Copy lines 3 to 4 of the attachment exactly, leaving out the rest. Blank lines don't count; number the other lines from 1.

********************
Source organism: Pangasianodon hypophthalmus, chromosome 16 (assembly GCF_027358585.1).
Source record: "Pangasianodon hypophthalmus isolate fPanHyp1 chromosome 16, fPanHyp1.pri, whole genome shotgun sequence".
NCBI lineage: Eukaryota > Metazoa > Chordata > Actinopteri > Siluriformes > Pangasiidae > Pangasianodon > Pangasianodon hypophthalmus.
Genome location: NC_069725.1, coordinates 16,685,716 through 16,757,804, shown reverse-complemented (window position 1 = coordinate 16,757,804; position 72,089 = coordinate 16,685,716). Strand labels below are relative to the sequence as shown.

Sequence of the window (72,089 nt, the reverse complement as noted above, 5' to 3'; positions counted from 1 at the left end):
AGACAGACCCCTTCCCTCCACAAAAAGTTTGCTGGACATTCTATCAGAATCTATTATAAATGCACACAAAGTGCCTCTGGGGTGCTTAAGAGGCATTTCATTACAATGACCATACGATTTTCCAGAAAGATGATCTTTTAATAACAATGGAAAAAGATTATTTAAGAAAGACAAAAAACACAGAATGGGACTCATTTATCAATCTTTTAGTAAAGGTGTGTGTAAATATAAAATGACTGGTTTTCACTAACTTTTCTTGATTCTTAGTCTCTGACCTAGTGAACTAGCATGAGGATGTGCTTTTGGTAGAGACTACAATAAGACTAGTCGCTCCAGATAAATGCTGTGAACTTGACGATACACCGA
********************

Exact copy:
NCBI lineage: Eukaryota > Metazoa > Chordata > Actinopteri > Siluriformes > Pangasiidae > Pangasianodon > Pangasianodon hypophthalmus.
Genome location: NC_069725.1, coordinates 16,685,716 through 16,757,804, shown reverse-complemented (window position 1 = coordinate 16,757,804; position 72,089 = coordinate 16,685,716). Strand labels below are relative to the sequence as shown.